My dad’s land was taken, and that’s how I see it. Over the course of the entire 20th century, we know that black farmers have lost about 12 million acres of land total. We are just being forced out. They’re trying to force us out. These cases of dispossession can only be called theft. Okay, just about ready. Mound Bayou is a historic all-black town. Formed many years ago in the 1800s by two former slaves. We don’t have the overt racism that we used to have against people out in the public. Now we deal with it with employment, economics, banks. We still deal with it and until we overcome all of that The Delta will forever struggle, is my belief. Now I’ma help them get this polypipe loaded, so they can start putting the polypipe down. I’ve been doing this all of my life. As a kid, we went to the field until it was dark. Either cotton chopping or cotton picking. The Mississippi Delta is this area between these rivers in the northwest of Mississippi that has some of the most fertile land in the United States, in the continent really. If you go out there, you will see rows and rows of cotton, of soybeans, every single type of crop you can imagine. But in the early 20th century almost all the land was owned by white folks. It was homesteaded out by the federal government or was otherwise inaccessible to black folks. My grandpapa, Ed Scott Sr., started purchasing land back in 1938. They came from Hale County, Alabama and they moved to Mississippi in 1919 before my dad was born. My grandmama hated it here, but in Alabama, black people could only sharecrop, no one would sell them land. Very few could get that historic 40 acres and a mule. Ed Scott Sr. was almost supernaturally gifted at farming. He knows exactly how to rotate the crops, how to plant things in a way that gets the highest yield And that gave him his own economic gravity that local white businessmen could not ignore. Eventually a plantation owner decides to sell Ed Scott Sr. a plot of land. When he passed in 1957, the family had acquired acres and acres of land. Ed Scott’s son, Ed Scott Jr, takes over the farm. He is part of the generation of men that goes off to war during World War II. And when this generation of black men comes back, their white peers are granted so many free things from the GI bill. They get free education. Lots of them get free homes. They get things they can pass onto their children. But the black men among that number are denied many of those opportunities. My dad went to World War II and when he came back, his dad wanted him to go and finish school. But farming was in his blood My dad was the smartest one of his siblings and the hardest worker of his siblings. Every now and then he would say ” God ain’t going to make no more land, so you better hold what you got.” When Ed Scott Jr. takes over the farm, he’s operating it through one of the most turbulent times in American history. Freedom! In 1953, the first bus boycotts. 1954, Brown v. Board. 1955, Emmett Till is lynched. When he owned his land, he actually had 57 families who lived on his land and worked with him. And it was like a community. Whatever we needed was on our farm. We would put up peaches, we would put up peas and butter beans. And everybody got their share to carry them across the winter. It was like a utopia. Modern farming requires debt in order to grow your crops and in order to collect a harvest. Over the last hundred years, the federal government has become more and more of a player in providing the credit to those farmers. Much of the administration of this federal money was done by locally elected committees. And what do we know about voting in the south at that time? We know black people could not vote. The people who ended up controlling all that were the great grandchildren of the plantation owners, and why would they ever give a black farmer money to start his own farm? And so, between 1950 and 1969, black farmers lose something on the order of 6 million acres of land across the country. But the Scotts were able to hold on to most of their land until the farm crisis of the 1970s and 1980s. Rising fuel costs, increasing cost of production, new taxes: these changes will have a significant impact on the well-being of family farmers. Federal legislators are slashing farm programs to pay for the deficit. As farming in America collapses in the 70s and 80s, there’s a lifeline in the Mississippi Delta: Catfish. The federal government, they pour a whole bunch of federal money into taking these poor white farmers who are struggling, and getting them into catfish. The people who are left out of that are the black farmers. Ed Scott Jr sees what’s happening. He sees catfish as a way out. He converts most of his farms into eight giant catfish ponds with no help from the federal government. He digs them himself. He builds the very first catfish plant owned and operated by an African American in the United States. And it becomes this inspirational story across the south of a black person who has literally beat all the odds to create something new. My dad loved clothes and he loved to dress. Even on a daily basis he wore what we call khaki suits which would have been a khaki shirt with matching pants. And they had to be starched and ironed. He always had a nice new car but he kept it closed up in a shed so no one would know he had it. He did not commingle. Meaning, what white people would call “staying in your place.” Wasn’t no blacks supposed to have a car. There’s gonna come a time when they think you’re uppity. And that’s exactly what happened to the Scotts. It wasn’t just because we were black, it’s because we were doing so well. We were doing so well. Blacks were never successful at getting enough money to farm with from USDA. So when they went in to get the money for the crop, they gave them half of what they need. Which was the way of keeping blacks from being successful. Because if you’re going to grow beans and you say, “I need this much for fertilizer, I need this much for crop protection, I need this much for seeds and I need this much for watering,” and you only get half of that, there’s no way for you to produce a good crop. It’s documented. They did not offer him the same loan terms. They regularly offered him much smaller loans than they did white farmers in the area. The county agent, he refused to give him a loan. So he could not feed his fish, could not water his crops. They foreclosed on his land. At its peak, the Scotts’ farm spanned across 1000 acres. Now it was down to just 300. Who want it? Black Farmers! When? Now! In 1997, thousands of black farmers sued the USDA for discrimination. What’s known as the black farmer’s lawsuit is actually called Pigford v. Glickman. One of the largest class action lawsuits filed on behalf of black farmers against the USDA and the federal government. There is a wide disparity in the way the department of agriculture treats black farmers versus white farmers. Because of the practice, the discriminatory practices of USDA, I was put out of business. My family was destroyed, and basically they just destroyed my life. The Scotts become one of the marquee families in this lawsuit. OK, this is just where we were working on the lawsuit and I had to go back and show where my daddy had taken out promissory notes with USDA as the backer. I tried to keep everything I could. Now the government, the US Department of Agriculture in this case, admits they discriminated against black farmers, unfairly denying them federal loans, for instance. I’m very pleased after the judge approved the settlement so that we could begin to process these cases and black farmers could begin to receive long overdue settlements. The federal government paid out just north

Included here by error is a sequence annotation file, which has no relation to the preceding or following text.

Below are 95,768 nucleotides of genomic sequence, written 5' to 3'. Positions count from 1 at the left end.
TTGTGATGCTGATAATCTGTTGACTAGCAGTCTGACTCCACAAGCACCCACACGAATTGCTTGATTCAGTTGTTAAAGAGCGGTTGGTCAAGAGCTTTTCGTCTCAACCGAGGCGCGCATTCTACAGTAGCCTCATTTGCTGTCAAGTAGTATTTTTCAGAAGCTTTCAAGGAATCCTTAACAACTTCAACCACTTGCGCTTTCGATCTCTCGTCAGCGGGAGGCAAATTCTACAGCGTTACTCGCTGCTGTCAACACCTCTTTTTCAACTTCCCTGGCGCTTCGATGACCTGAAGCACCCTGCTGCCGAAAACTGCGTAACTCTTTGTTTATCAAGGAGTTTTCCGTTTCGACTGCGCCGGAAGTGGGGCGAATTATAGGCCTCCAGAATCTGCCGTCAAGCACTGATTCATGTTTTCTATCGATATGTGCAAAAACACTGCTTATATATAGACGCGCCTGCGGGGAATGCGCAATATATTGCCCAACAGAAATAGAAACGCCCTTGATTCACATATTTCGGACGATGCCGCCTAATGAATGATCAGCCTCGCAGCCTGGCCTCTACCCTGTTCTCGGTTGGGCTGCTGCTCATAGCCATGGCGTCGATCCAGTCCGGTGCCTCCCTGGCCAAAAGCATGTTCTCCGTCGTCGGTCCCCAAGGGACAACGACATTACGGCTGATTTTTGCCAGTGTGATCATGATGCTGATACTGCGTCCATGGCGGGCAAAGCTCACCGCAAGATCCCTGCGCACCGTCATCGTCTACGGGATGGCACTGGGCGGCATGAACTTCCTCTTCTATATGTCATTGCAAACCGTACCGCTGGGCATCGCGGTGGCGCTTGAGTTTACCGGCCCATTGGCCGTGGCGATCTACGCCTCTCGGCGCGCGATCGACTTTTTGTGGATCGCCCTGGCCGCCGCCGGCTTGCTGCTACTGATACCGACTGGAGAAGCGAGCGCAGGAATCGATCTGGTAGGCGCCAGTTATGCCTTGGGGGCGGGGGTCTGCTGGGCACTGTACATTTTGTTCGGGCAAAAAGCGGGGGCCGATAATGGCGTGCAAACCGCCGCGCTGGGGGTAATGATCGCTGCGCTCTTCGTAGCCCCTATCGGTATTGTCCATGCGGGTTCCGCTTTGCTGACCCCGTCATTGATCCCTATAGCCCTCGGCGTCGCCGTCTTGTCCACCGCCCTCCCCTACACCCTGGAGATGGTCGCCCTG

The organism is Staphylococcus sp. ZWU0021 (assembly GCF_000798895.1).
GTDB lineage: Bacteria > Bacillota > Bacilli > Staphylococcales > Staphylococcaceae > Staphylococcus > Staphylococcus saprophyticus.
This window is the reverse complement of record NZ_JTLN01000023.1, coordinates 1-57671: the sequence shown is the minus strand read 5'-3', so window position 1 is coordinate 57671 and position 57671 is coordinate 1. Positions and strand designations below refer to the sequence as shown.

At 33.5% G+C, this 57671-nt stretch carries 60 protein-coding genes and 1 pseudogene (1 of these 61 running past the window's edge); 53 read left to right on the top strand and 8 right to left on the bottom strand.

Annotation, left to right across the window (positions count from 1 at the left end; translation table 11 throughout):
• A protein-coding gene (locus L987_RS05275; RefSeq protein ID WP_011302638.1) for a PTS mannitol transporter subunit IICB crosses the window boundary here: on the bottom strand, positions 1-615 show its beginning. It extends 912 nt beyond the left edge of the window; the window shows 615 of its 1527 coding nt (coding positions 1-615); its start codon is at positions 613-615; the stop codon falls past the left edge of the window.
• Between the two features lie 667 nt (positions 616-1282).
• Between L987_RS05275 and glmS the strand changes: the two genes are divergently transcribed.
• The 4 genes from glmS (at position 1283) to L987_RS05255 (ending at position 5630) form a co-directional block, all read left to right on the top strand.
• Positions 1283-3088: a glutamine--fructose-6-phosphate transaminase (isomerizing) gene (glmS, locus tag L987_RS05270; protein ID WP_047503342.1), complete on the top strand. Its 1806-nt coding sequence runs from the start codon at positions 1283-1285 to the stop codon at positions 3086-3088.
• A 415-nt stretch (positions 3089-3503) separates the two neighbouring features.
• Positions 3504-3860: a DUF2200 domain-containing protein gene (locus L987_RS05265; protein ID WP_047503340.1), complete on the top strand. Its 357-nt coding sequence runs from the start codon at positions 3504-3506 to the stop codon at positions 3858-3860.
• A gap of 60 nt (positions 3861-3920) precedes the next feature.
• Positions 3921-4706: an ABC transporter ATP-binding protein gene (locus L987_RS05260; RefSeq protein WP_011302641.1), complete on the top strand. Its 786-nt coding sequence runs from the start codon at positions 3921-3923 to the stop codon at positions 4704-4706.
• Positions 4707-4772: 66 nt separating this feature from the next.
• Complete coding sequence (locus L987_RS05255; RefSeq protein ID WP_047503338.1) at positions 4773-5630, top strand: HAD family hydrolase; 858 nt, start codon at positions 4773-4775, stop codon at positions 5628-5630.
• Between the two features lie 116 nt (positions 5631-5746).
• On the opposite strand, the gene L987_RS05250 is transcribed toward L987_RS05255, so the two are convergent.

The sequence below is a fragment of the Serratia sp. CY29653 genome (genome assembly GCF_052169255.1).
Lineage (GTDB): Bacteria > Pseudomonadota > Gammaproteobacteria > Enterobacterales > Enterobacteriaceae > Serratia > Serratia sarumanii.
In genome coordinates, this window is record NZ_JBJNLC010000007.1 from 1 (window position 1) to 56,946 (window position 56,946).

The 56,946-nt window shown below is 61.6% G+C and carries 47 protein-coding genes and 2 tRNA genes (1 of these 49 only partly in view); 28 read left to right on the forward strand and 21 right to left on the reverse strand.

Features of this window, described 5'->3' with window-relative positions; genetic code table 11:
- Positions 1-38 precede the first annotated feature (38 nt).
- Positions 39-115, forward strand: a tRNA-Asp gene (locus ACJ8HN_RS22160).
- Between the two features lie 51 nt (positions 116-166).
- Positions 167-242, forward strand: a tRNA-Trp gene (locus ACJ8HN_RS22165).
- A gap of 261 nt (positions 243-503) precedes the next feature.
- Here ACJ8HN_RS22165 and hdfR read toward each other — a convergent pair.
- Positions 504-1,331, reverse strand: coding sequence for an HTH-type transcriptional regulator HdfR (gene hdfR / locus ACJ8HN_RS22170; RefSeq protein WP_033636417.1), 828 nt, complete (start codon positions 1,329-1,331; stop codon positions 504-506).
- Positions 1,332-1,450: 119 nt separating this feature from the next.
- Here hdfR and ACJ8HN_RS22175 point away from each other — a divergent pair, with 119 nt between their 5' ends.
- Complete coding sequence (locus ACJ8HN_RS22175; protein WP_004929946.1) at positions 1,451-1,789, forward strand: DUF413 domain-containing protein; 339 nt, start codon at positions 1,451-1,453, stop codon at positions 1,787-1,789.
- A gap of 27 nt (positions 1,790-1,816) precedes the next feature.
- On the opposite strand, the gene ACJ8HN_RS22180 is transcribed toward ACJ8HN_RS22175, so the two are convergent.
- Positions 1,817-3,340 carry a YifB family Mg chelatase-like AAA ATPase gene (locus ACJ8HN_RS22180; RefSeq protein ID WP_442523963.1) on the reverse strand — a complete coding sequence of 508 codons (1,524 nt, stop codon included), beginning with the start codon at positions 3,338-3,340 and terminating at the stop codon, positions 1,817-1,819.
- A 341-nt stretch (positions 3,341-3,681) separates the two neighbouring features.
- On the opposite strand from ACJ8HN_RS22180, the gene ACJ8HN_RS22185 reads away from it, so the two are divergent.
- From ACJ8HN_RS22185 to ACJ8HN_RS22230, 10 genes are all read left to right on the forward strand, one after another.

of $2 billion and upwards of 70,000 successful claims were made by black farmers in the south. The Scotts received one of the largest settlements out of this lawsuit because, unlike lots of people, they had the documents to show exactly the ways in which the federal government discriminated against them. Most farmers were lucky to get $20,000. I’ll give you an exact figure later but
it was a little over 7 million dollars. He was blind but we made sure that he signed the documents to buy his land back. And he presented the check to the same man who was instrumental in taking this land. He was still in office. It took the Scott family nearly 30 years, the space of a generation, to buy their land back. Land Hunger, as W.E.B. Dubois describes it, is this almost mystical drive to seek and to own something in this United States among people who were once property themselves. If you look at the Scotts, you look at what the land meant to them. It wasn’t just money. It was destiny, it was something to hold onto. It was a purpose and something that held their family together through generations. It grieves me that we were denied a history and that’s how I see it. And I’m going to try not to cry. It’s dear to me that my children know what my ancestors went through for us to be where we are and who we are. And for my dad, having the land and keeping the land, that was his dream. That was the heritage. The land was a heritage.